WASHINGTON -- Engineers have come up with a motor-free device to make walking more efficient and easier -- something scientists once thought couldn't be done.
The prototype exoskeleton boot runs from just below the knee to the ankle, and when you strap on a pair, you can reduce the energy it takes to walk by 7 percent. That means you won't burn as many calories.
It's wearable robotics without a motor or a power source. The one-pound device relies instead on a spring to store energy and release it with each step, and a clutch that engages the spring at the proper moment.
The device is a little too bulky to fit under pants legs or socks.
"It doesn't look too bad. Looks kind of flashy," said Carnegie Mellon University engineering professor Steven Collins, lead author of a study published yesterday in the journal Nature. "When you first put them on, it feels a little bit odd, then after a few minutes you don't really notice it very much."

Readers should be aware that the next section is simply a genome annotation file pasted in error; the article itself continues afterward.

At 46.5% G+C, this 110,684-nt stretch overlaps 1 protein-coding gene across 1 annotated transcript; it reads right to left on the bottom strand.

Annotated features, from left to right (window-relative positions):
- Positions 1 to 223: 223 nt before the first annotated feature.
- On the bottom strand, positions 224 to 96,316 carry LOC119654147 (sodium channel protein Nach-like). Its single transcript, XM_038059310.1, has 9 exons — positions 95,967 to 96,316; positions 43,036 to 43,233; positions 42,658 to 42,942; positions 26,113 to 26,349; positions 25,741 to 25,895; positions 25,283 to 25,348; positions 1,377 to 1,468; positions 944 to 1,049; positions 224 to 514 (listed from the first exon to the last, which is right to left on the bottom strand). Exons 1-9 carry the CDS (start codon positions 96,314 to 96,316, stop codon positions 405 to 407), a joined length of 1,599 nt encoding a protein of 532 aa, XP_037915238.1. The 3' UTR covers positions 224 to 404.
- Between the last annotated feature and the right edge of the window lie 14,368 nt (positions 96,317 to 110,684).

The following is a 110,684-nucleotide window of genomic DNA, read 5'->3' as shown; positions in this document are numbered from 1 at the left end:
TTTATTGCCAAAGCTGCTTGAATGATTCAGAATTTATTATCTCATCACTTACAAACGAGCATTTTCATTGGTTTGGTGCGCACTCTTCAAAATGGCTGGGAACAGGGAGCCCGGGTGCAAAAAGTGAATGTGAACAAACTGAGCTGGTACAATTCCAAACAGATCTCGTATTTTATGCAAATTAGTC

With an obese nation, making exercise burn fewer calories may not seem like the best idea, but it's not as crazy as it sounds, Collins said.
Studies show that when walking or biking becomes harder, people do it less. So maybe if it becomes easier, people will do it more and burn more calories in the long run, Collins said. -- AP